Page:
Ray Edenton

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Ray Edenton
Birth nameRay Quarles Edenton
Born(1926-11-03)November 3, 1926
Mineral, Virginia, U.S.
DiedSeptember 21, 2022(2022-09-21) (aged 95)
Goodlettsville, Tennessee, U.S.
GenresCountry, rock and roll
Instrument(s)Guitar, mandolin, banjo, bass, ukelele
Years active1949–1991

Ray Quarles Edenton (November 3, 1926 – September 21, 2022) was an American guitarist and country music session musician.[1]

Early life[edit]

Ray Edenton was born into a musical family on November 3, 1926, and grew up near Mineral, Virginia.[2] His first instrument was a banjo ukelele, and by the age of six he was performing with his two brothers and cousins at square dances in the area.[3][4]

After serving in World War II with the United States Army, he joined guitarist Joe Maphis as the bassist in a group called the Korn Krackers, a regular feature of the Old Dominion Barn Dance show on WRVA, a radio station in Richmond, Virginia.[1] In 1949, he moved to Knoxville, Tennessee to work at radio station WNOX but was sidelined by tuberculosis (he had a 28-month hospital stay) with before moving to Nashville where he began to play acoustic guitar on the Grand Ole Opry.[4]


Considered one of Nashville's most prolific studio musicians, Edenton played on more than 12,000 recording sessions as a member of The Nashville A-Team.[5] He played on his first session, American country music singer Red Kirk's recording of "Lovesick Blues" for Mercury Records, in 1949.[6] His first appearance on a major hit was on Webb Pierce's 1953 single "There Stands the Glass.[7] Edenton played on 26 of Pierce's 27 chart-topping country singles and also on such well-known recordings as the Everly Brothers' "Bye Bye Love" and "Wake Up Little Susie", Marty Robbins' "Singing the Blues", and Roger Miller's "King of the Road".[5]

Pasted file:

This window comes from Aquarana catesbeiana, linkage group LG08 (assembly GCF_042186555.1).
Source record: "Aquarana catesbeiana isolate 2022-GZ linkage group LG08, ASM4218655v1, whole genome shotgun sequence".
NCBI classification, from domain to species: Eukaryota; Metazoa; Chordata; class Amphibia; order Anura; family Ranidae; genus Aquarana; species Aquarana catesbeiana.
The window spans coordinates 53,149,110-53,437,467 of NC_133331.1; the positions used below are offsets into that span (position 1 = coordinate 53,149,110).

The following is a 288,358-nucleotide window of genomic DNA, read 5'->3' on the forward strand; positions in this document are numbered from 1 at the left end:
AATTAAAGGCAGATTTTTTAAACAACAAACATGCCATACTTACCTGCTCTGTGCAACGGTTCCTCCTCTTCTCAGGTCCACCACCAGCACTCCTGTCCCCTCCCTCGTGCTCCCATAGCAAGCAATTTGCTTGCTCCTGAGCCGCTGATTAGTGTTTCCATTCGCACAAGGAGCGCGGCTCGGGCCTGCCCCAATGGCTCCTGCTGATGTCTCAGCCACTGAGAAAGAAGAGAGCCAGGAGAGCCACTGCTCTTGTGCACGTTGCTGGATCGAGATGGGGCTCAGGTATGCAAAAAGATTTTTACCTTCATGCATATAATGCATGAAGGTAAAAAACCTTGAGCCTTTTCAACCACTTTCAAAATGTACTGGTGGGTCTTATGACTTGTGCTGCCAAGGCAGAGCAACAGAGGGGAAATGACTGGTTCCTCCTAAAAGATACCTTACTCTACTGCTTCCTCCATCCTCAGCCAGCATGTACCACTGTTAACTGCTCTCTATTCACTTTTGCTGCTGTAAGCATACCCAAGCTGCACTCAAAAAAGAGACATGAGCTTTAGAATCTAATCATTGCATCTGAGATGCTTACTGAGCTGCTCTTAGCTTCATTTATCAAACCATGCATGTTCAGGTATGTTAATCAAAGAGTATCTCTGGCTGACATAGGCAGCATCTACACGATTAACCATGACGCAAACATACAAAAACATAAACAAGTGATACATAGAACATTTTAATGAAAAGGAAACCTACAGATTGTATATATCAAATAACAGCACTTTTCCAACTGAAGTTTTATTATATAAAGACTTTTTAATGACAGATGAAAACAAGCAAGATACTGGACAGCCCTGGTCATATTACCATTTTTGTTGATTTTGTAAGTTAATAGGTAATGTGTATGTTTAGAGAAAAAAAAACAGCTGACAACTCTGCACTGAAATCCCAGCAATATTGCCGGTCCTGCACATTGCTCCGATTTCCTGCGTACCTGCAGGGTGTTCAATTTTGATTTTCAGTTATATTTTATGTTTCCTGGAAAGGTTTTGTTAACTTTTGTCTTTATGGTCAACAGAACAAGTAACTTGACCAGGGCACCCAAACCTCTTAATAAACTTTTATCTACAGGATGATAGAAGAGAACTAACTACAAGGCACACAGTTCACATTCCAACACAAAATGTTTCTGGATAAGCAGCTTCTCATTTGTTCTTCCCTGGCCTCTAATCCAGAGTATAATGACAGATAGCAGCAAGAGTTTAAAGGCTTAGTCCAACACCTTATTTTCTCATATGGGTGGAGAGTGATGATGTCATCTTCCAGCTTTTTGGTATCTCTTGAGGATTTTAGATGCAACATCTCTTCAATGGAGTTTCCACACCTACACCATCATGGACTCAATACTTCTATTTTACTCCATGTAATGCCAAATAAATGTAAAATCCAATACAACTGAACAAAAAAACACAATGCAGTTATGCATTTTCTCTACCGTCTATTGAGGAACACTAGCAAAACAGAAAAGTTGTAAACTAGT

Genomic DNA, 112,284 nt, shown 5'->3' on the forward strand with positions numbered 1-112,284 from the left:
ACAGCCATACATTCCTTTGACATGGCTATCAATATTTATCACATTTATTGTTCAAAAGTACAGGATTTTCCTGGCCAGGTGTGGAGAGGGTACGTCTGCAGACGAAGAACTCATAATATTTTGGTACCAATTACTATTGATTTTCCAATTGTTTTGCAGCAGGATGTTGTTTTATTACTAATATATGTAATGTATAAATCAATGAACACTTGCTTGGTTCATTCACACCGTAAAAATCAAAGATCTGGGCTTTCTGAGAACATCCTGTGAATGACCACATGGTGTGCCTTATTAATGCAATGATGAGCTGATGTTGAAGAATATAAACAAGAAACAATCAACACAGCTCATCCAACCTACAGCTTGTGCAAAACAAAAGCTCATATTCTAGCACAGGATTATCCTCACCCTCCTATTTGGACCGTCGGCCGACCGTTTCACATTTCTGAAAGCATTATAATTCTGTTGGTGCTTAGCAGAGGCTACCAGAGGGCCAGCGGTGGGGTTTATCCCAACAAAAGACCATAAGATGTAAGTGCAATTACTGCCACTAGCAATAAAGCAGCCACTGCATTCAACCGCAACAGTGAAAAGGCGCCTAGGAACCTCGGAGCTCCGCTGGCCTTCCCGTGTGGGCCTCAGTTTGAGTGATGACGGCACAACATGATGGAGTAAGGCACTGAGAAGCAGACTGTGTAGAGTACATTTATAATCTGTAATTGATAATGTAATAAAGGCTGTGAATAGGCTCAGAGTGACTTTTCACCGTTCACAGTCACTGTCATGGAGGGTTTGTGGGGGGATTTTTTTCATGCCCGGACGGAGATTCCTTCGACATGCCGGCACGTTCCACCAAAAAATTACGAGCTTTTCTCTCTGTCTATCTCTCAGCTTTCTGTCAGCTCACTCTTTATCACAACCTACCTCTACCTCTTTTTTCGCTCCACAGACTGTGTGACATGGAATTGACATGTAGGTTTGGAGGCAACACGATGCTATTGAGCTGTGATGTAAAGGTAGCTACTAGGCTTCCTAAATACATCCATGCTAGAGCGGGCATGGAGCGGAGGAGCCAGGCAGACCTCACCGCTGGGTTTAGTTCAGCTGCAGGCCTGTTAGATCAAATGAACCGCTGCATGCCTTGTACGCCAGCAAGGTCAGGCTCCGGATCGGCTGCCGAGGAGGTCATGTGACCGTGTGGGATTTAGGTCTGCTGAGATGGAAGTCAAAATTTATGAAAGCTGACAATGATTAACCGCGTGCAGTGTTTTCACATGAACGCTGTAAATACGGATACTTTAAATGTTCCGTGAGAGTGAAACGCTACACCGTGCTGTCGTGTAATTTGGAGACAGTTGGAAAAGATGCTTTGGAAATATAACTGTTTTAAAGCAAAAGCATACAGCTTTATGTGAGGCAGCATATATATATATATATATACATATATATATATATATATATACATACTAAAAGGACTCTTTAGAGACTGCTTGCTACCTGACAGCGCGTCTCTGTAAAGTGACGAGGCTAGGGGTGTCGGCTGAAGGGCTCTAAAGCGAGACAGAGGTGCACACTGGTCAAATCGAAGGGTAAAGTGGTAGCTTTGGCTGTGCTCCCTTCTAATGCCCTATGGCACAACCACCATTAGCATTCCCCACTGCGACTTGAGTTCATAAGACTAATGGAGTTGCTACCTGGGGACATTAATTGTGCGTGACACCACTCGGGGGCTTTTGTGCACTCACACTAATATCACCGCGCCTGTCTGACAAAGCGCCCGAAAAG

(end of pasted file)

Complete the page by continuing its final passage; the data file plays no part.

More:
Edenton accompanied other artists on recordings including Julie Andrews, the Beach Boys, jazz vibraphonist Gary Burton, Sammy Davis Jr., Henry Mancini, Reba McEntire, Elvis Presley, Johnny Cash, Leon Russell, and Neil Young.[4][5][7]

Though Edenton could play lead guitar and a variety of other instruments, he is best known as an acoustic and rhythm guitar player.

Edenton retired in 1991.[1] He died on September 21, 2022, at the age of 95, in Goodlettsville, Tennessee.[2]


  1. ^ a b c Kienzle, Rich (2012). "Ray Edenton". In Kingsbury, Paul; McCall, Michael; Rumble, John (eds.). The Encyclopedia of Country Music (2nd ed.). New York: Oxford University Press. p. 151. ISBN 978-0-19-539563-1. OCLC 778339718.
  2. ^ a b Friskics-Warren, Bill (September 27, 2022). "Ray Edenton, 'A-Team' Studio Guitarist in Nashville, Dies at 95". The New York Times. Retrieved September 27, 2022.
  3. ^ "Ray Edenton". NAMM.org. Retrieved January 21, 2018.
  4. ^ a b c McCall, Michael. "Nashville Cats: Salute to Ray Edenton". Country Music Hall of Fame and Museum. Archived from the original on September 26, 2018. Retrieved January 21, 2018.
  5. ^ a b c Friskics-Warren, Bill (October 5, 2007). "Country Music Hall of Fame Salutes 'Nashville Cat'". Nashville, Tennessee: The Tennessean. p. F3.
  6. ^ Roland, Tom; Orr, Jay (June 21, 1998). "Nashville's 'A Team': The Unsung Heroes of the Nashville Sound". Nashville, Tennessee: The Tennessean. pp. 135–142.
  7. ^ a b "Ray Edenton: Biography & History". AllMusic. Retrieved January 21, 2018.

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